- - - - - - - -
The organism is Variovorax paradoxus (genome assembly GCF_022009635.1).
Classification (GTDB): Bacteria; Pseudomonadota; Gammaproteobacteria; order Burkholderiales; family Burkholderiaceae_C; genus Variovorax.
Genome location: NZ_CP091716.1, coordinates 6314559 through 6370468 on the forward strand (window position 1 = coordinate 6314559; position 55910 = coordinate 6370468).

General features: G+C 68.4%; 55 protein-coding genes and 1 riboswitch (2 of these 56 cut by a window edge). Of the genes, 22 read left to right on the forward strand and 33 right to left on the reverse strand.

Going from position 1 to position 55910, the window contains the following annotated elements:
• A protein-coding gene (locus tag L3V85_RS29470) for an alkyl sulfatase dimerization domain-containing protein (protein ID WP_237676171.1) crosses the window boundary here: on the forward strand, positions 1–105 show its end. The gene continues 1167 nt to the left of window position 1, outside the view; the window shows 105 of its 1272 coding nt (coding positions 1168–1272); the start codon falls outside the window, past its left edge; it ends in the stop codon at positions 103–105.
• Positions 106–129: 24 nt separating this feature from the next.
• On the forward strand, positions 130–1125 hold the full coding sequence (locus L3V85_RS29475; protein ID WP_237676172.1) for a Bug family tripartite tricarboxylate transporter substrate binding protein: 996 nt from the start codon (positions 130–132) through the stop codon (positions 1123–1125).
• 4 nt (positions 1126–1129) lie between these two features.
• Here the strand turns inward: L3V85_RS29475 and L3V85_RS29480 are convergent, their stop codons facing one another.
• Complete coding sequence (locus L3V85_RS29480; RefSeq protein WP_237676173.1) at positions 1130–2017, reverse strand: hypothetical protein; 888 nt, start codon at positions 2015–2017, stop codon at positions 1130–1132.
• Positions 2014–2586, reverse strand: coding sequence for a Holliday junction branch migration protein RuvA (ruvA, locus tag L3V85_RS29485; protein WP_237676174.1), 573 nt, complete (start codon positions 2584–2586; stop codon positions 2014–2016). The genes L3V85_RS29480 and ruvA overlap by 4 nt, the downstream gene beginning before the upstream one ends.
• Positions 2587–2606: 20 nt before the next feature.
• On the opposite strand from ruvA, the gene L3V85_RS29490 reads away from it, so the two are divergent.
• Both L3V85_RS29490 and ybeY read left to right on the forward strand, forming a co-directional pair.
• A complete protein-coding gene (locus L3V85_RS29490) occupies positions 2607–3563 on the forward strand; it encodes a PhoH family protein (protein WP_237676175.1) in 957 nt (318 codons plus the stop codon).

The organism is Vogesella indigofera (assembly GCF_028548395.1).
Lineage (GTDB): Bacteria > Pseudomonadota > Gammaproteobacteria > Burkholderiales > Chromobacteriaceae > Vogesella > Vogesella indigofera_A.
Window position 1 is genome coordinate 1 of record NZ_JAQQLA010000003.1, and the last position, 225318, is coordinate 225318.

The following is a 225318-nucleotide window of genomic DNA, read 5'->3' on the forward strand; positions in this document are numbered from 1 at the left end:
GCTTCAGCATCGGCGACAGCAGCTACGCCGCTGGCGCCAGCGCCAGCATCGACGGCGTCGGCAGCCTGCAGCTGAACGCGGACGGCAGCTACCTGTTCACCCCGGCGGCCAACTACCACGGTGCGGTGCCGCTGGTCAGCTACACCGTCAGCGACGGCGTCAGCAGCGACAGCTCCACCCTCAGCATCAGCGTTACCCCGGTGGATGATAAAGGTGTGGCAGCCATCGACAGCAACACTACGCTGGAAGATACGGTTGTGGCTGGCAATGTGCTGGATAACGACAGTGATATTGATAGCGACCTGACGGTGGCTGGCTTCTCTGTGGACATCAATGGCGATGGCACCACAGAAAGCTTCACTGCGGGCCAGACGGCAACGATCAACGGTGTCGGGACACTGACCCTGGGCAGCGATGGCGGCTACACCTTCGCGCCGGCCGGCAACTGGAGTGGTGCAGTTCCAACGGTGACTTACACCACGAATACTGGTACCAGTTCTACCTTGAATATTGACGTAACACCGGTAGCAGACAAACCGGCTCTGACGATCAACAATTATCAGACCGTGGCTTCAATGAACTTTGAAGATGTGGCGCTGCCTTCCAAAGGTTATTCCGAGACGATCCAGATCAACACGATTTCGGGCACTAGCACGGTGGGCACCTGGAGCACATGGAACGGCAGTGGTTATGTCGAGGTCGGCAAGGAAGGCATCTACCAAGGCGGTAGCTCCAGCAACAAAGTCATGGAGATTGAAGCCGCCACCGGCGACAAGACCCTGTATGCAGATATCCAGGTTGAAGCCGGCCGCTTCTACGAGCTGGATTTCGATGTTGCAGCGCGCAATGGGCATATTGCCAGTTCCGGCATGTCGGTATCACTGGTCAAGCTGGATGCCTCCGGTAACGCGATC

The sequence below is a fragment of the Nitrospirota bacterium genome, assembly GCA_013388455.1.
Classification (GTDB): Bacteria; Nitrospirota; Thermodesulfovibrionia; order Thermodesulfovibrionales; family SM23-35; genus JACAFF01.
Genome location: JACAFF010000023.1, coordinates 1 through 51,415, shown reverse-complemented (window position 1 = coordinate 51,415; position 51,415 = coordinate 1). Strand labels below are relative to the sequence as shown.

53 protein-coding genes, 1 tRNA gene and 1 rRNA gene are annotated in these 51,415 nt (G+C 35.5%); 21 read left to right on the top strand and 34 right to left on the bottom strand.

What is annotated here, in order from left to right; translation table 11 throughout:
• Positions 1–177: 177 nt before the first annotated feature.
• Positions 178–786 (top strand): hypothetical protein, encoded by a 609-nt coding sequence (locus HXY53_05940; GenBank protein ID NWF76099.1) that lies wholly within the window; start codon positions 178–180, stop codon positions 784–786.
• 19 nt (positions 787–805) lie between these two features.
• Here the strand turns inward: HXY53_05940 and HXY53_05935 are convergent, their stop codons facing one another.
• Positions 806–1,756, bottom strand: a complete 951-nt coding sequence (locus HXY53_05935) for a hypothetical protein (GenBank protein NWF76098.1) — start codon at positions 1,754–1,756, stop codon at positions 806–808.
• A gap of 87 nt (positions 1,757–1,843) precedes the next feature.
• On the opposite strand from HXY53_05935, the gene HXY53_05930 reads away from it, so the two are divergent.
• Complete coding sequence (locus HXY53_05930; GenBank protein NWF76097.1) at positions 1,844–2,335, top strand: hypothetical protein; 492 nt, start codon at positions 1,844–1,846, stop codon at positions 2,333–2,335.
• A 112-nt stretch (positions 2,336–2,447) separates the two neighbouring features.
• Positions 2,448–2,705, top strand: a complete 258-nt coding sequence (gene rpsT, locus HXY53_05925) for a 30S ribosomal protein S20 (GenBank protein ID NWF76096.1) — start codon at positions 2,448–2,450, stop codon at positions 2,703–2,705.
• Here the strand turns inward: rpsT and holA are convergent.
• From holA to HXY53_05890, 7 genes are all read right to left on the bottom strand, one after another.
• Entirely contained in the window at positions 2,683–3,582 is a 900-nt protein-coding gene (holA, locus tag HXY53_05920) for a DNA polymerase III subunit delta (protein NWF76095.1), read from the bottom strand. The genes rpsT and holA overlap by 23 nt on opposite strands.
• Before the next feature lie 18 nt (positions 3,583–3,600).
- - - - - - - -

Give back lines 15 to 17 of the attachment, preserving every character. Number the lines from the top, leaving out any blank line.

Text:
• Both L3V85_RS29490 and ybeY read left to right on the forward strand, forming a co-directional pair.
• A complete protein-coding gene (locus L3V85_RS29490) occupies positions 2607–3563 on the forward strand; it encodes a PhoH family protein (protein WP_237676175.1) in 957 nt (318 codons plus the stop codon).

The organism is Vogesella indigofera (assembly GCF_028548395.1).